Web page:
Jeffersonville, Indiana Homes For Sale
About Jeffersonville, Indiana
Jeffersonville is a city in Clark County, Indiana, along the Ohio River. Locally, the city is often referred to by the abbreviated name Jeff. It is directly across the Ohio River to the north of Louisville, Kentucky along I-65.
In 1786 Fort Finney was situated where the Kennedy Bridge is today to protect the area from Indians, and a settlement grew around the fort. The fort was renamed in 1791 to Fort Steuben in honor of Baron von Steuben. In 1793 the fort was abandoned. Precisely when the settlement became known as Jeffersonville is unclear, but it was probably around 1801, the year in which President Thomas Jefferson took office. In 1802 local residents used a grid pattern designed by Thomas Jefferson for the formation of a city.On September 13, 1803, a post office was established in the city. In 1808 Indiana's second federal land sale office was established in Jeffersonville, which initiated a growth in settling in Indiana that was further spurred by the end of the War of 1812.
Shortly after formation, Jeffersonville was named to be the county seat of Clark County in 1802, replacing Springville. In 1812 Charlestown was named the county seat, but the county seat returned to Jeffersonville in 1878, where it remains.
In 1813 and 1814 Jeffersonville was briefly the de facto capital of the Indiana Territory, as then-governor Thomas Posey disliked then-capital Corydon, and wanting to be closer to his personal physician in Louisville, decided to live in Jeffersonville. However, it is debated by some that Dennis Pennington had some involvement to his location to Jeffersonville. The territorial legislature remained in Corydon and communicated with Posey by messenger.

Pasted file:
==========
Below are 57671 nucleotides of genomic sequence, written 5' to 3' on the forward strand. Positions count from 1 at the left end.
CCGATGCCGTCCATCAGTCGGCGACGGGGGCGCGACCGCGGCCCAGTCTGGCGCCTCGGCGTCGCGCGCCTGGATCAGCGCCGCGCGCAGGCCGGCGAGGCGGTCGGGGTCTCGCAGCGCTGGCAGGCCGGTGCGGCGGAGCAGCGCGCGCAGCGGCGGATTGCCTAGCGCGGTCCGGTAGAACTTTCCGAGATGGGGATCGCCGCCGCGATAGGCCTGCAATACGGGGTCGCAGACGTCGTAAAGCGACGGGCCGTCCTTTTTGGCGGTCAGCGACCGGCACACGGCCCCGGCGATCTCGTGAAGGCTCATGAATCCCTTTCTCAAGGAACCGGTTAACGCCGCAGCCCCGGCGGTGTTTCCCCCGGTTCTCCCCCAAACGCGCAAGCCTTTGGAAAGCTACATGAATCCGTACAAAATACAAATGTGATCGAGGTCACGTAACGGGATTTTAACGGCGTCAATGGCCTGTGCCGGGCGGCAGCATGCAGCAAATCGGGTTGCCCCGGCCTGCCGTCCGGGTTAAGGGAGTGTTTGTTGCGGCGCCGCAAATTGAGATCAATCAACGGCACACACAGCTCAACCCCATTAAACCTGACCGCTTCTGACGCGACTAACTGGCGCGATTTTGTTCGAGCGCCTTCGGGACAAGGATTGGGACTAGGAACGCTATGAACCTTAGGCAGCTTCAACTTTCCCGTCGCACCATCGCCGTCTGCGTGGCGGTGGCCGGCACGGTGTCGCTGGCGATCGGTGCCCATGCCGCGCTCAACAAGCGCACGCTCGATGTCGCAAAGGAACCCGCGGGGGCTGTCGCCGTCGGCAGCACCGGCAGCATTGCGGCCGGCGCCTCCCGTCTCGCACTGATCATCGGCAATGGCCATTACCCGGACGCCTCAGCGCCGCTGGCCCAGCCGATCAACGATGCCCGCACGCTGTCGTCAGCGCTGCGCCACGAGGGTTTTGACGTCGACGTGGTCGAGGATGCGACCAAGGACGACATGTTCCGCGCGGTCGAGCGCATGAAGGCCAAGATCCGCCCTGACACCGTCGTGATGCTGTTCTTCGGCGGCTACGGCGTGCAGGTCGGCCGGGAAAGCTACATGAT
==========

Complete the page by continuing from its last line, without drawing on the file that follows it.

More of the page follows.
In 1825, General Lafayette visited Jeffersonville on his United States tour.
Civil WarThe Civil War increased the importance of Jeffersonville, as the city was one of the principal gateways to the South during the war, due to its location directly opposite Louisville. It was served by three railroads from the north and had the waterway of the Ohio River. This factor influenced its selection as one of the principal bases for supplies and troops for the Union Army. Operating in the South, the Louisville and Nashville Railroadfurnished the connecting link between Louisville and the rest of the South. Camp Joe Holt was instrumental in keeping Kentucky within the Union. The third largest Civil War hospital, Jefferson General Hospital was located in nearby Port Fulton (now within Jeffersonville) from 1864–1866, as it was close to the river and Louisville. The original land was seized by the federal government from the Honorable Jesse D. Bright, United States Senator, a sympathizer of the Confederate cause. During the war it housed 16,120 patients in its 5,200 beds and was under the command of Dr. Middleton Goldsmith. A cemetery was built for fallen soldiers down the hill, but the wooden grave markers had decayed by 1927, causing the Jeffersonville city council to build a ball field over the cemetery, and not bothering to move the graves, located on Crestview Avenue. The Jeffersonville Quartermaster Intermediate Depot had its first beginning in the early days of the Civil War, near its present location.
The Ohio Falls Car & Locomotive Company was founded at Jeffersonville on 1 June 1864. Jeffersonville is immediately across the Ohio River from Louisville, Kentucky, near what is known as the "Falls of the Ohio," and it is apparently from this geographic that the company took its name. It was likely started because during this last full year of the Civil War, inflation was rampant and the price of a boxcar that before the war had sold for $450 – 500 had risen to $1,000 – 1,200. Jeffersonville was the location of an significant quartermaster supply depot and an important gateway to the South.